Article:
NCCDD has unveiled a new program to help develop the leaders of the future for North Carolina organizations that work to serve people with disabilities.
The North Carolina Council on Developmental Disabilities has unveiled a new program to help develop the leaders of the future for North Carolina's organizations that work to serve people with disabilities. Recognizing that the heads of many of the nonprofits and agencies are slated to retire in the near future, the initiative seeks to ensure that these organizations will have progressive and knowledgeable leaders in the years ahead.
North Carolina Council on Developmental Disabilities is funding an initiative to provide early career leaders with the knowledge and skills to become transformational figures in the disabilities field in the future.
An innovative leadership development program to hone the professional skills and management abilities of individuals likely to lead agencies serving people in North Carolina with intellectual and developmental disabilities is seeking qualified candidates. This exceptional training program, funded by the North Carolina Council on Developmental Disabilities, features sessions with nationally recognized authorities in the field and varied activities to enhance leadership skills.
"The goal of the initiative is to identify and support emerging, early career leaders and give them the knowledge and skills needed to become transformational leaders who can significantly impact the lives of North Carolinians with disabilities and their families," said Holly Riddle, the Council's executive director.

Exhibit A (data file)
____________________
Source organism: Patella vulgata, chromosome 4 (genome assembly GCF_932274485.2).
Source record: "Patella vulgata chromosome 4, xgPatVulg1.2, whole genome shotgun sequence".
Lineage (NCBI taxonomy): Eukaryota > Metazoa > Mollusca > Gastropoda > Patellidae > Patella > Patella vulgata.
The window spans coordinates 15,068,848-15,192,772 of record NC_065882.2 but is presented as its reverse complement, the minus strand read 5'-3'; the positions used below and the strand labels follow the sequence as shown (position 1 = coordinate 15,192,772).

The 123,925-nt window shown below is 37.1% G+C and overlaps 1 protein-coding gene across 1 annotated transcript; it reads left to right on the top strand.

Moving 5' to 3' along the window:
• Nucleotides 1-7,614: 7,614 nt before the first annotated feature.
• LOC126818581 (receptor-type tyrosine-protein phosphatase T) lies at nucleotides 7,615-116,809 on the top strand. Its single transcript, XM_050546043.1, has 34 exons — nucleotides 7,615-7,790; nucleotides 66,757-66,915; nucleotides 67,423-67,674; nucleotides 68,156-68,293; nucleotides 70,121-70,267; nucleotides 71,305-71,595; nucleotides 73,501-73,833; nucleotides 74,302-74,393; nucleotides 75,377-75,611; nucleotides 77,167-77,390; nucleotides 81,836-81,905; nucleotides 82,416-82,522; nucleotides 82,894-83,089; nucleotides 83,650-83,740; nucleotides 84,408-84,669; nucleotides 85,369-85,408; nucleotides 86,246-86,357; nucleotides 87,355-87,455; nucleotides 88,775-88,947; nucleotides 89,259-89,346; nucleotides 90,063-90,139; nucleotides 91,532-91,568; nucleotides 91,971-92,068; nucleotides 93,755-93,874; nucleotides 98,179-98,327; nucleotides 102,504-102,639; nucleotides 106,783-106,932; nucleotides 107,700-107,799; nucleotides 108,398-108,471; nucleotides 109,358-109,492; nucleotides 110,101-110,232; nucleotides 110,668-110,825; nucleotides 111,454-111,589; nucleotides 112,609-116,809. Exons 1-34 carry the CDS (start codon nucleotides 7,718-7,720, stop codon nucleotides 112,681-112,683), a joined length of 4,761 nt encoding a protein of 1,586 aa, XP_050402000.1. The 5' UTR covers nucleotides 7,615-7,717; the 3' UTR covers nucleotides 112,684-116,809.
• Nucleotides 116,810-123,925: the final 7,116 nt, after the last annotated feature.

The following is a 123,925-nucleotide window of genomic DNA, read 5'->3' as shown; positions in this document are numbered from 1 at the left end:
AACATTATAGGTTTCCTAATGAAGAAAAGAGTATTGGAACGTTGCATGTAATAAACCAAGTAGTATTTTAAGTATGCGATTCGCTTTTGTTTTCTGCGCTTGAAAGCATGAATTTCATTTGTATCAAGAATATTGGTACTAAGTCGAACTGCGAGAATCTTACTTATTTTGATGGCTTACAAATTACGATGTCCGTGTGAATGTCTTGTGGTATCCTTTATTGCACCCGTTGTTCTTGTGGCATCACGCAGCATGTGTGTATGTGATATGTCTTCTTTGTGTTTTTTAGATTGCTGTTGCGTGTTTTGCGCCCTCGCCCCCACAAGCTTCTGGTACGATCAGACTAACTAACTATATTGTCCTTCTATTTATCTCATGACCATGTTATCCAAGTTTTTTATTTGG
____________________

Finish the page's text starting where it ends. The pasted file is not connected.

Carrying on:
Called Advancing Strong Leadership, the initiative will begin its first session in March 2013 and subsequent sessions in the year-long program will continue through February 2014.
Applications must be submitted by January 11, 2013. Individuals currently employed by organizations, including private and government agencies, that provide services to, advocate for, or fund community-based supports for people with developmental disabilities and their families, are eligible to apply.
Up to 25 individuals who have made a demonstrated commitment to the developmental disabilities field and have held increasingly responsible positions in support of people with such disabilities will be selected for participation in this year-long leadership development effort.
Those selected must have the support of their employing organization, and are required to participate in all seven sessions, which range from half-day to two and a half day sessions, some of which will be virtual.
Further information on the Initiative and application requirements is available on the Council's website. For questions and additional information, email Nancy Weiss, Director, National Leadership Consortium on Developmental Disabilities, University of Delaware: firstname.lastname@example.org
The North Carolina Initiative is offered by the National Leadership Consortium at the University of Delaware, and supported by the NCCDD.